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USGC events in North Asia promote record corn crop

A series of events in Taiwan, Japan and South Korea unveil insights from the 2023 U.S. Corn Harvest Quality Report.

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The U.S. Grains Council (USGC) continues its global Corn Harvest Quality Report events, with recent seminars leaving a mark in North Asia. The series of events, held in Taiwan, Japan, and South Korea, presented the findings of the 2023 U.S. Corn Harvest Quality Report, offering valuable insights into the record-breaking crop.

This year's report, based on 611 yellow corn samples from 12 leading corn-producing and exporting states, underscored the 2023 U.S. corn crop as the largest on record, with the lowest percentage of broken corn and foreign material (BCFM) to date.

“Japanese buyers were happy to hear about this year’s high protein concentration, lower total damage, and moisture content,” said Tommy Hamamoto, USGC director in Japan.

Tailored to meet the specific needs of each market, the events in Taiwan and Japan included presentations of the report results, insights from U.S. corn producers Jay Reiners and Scott Haerr, and updates on the global supply chain by USGC Vice President Cary Sifferath. Attendees also engaged in question-and-answer panels.

“Attendees in Taiwan expressed their gratitude that the Council provided insight on logistical issues and possible ways to combat those,” said Michael Lu, USGC director in Taiwan. “They were also impressed by the precision farming techniques U.S. corn producers used for high efficiency of production and environmental protection.”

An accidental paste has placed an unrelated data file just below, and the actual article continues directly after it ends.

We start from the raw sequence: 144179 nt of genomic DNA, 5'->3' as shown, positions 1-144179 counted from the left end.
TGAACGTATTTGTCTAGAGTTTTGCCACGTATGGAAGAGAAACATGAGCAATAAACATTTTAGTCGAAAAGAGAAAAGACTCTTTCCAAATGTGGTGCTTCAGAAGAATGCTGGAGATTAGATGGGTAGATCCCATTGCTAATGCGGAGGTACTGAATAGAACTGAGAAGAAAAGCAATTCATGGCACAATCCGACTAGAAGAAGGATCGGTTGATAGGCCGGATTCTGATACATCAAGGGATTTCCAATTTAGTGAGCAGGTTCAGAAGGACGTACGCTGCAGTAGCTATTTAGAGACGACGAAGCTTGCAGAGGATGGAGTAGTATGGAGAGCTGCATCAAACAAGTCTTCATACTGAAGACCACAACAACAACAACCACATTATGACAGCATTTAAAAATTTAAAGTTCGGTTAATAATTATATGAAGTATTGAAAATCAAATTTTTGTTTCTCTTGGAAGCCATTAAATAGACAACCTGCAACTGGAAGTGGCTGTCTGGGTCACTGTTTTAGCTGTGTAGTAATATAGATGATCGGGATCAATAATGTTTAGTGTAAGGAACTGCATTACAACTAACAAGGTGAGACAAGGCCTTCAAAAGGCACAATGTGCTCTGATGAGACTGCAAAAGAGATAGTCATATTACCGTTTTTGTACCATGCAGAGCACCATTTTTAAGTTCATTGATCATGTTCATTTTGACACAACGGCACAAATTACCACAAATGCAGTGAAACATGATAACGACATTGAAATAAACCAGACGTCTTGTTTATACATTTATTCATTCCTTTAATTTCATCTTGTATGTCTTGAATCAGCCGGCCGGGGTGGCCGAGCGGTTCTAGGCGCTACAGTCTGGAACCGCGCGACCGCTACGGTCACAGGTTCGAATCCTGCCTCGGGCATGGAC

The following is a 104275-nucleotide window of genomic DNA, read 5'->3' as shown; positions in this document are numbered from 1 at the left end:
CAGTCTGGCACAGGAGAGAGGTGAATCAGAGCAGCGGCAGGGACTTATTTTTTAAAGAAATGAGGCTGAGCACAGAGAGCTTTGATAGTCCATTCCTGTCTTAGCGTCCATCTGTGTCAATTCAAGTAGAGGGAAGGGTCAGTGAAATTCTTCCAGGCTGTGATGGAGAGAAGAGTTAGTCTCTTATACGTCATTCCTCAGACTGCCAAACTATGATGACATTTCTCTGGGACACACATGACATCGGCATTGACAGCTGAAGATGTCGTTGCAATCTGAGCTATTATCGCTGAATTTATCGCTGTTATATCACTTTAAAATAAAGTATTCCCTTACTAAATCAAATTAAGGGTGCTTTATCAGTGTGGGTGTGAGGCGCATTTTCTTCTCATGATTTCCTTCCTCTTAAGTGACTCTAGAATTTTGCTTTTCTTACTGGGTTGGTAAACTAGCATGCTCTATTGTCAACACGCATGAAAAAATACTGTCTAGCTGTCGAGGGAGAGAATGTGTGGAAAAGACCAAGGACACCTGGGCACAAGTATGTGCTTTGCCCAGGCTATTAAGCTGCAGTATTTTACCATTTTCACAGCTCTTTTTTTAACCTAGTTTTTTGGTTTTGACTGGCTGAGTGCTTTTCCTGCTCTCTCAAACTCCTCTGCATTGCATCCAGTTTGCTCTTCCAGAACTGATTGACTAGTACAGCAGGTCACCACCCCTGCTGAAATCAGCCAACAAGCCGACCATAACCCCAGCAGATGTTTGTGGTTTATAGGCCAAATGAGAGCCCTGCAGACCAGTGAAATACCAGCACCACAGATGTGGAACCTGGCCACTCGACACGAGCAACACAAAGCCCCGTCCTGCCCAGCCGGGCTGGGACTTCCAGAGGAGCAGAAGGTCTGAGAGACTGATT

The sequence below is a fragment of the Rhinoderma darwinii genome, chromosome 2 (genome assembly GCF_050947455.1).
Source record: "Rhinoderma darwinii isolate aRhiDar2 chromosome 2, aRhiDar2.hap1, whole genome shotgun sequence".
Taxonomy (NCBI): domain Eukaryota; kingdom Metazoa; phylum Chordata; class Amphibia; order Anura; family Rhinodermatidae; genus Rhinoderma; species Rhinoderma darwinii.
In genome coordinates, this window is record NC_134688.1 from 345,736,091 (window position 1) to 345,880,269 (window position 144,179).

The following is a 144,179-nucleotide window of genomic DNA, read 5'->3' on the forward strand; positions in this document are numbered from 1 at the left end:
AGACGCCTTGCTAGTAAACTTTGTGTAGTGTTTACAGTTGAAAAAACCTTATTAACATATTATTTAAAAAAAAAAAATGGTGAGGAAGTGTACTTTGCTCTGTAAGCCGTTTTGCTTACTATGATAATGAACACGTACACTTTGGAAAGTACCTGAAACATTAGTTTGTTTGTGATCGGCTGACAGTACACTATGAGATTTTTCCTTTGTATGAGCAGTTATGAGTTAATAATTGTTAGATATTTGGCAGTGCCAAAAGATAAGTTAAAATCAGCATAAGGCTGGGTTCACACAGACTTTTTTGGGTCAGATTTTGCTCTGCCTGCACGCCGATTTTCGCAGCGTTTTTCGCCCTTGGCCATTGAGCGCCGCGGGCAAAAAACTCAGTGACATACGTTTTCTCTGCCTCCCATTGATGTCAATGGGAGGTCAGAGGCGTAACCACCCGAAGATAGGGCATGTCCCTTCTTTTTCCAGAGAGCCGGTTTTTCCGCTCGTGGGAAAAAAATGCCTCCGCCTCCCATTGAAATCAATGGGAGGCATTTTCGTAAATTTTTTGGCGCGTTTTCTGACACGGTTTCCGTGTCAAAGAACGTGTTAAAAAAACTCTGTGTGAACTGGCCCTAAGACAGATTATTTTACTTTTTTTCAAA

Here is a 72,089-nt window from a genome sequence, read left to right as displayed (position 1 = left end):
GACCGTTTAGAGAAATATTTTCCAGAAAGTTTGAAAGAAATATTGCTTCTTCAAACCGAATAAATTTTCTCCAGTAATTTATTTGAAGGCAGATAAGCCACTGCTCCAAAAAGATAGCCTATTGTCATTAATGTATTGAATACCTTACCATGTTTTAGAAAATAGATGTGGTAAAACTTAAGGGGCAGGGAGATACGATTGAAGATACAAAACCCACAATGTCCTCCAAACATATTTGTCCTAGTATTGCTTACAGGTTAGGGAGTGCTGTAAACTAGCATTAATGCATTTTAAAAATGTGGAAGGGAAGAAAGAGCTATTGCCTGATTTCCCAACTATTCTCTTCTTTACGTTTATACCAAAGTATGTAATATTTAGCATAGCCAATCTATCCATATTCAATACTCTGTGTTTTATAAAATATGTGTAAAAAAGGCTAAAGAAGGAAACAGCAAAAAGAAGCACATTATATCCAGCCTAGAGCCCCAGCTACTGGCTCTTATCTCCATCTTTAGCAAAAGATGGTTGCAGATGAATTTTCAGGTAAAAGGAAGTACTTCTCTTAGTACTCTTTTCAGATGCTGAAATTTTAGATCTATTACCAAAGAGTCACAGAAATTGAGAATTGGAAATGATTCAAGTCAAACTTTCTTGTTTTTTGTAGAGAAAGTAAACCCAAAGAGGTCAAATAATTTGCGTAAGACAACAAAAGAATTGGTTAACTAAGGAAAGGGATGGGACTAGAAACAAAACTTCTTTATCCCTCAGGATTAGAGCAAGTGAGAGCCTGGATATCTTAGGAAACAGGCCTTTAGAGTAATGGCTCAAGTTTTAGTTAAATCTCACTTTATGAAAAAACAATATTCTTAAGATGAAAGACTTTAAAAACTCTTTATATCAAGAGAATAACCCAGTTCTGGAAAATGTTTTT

In Seoul, South Korea, potential buyers learned about the exceptional quality of the 2023 U.S. corn crop. Jim O’Connor and Brandon Hunnicutt, representatives of the Minnesota Corn Research and Promotion Council and Nebraska Corn Board respectively, shared insights from the corn field. The event, attended by 170 people from the feed and corn processing industries, emphasized the potential for increased U.S. corn purchases and featured a presentation on the Corn Sustainability Assurance Protocol (CSAP).

“It is clear that this CQR seminar will be a driving force for Korean buyers resuming U.S. corn purchases. The Council also promoted the CSAP, increasing the value and competitiveness of U.S. corn as a major agenda of the seminar,” said Haksoo Kim, USGC director in Korea.

A second Council-produced study, the 2023/2024 Corn Export Cargo Quality Report, will measure corn quality at export terminals at the point of loading and will be available in the coming months.

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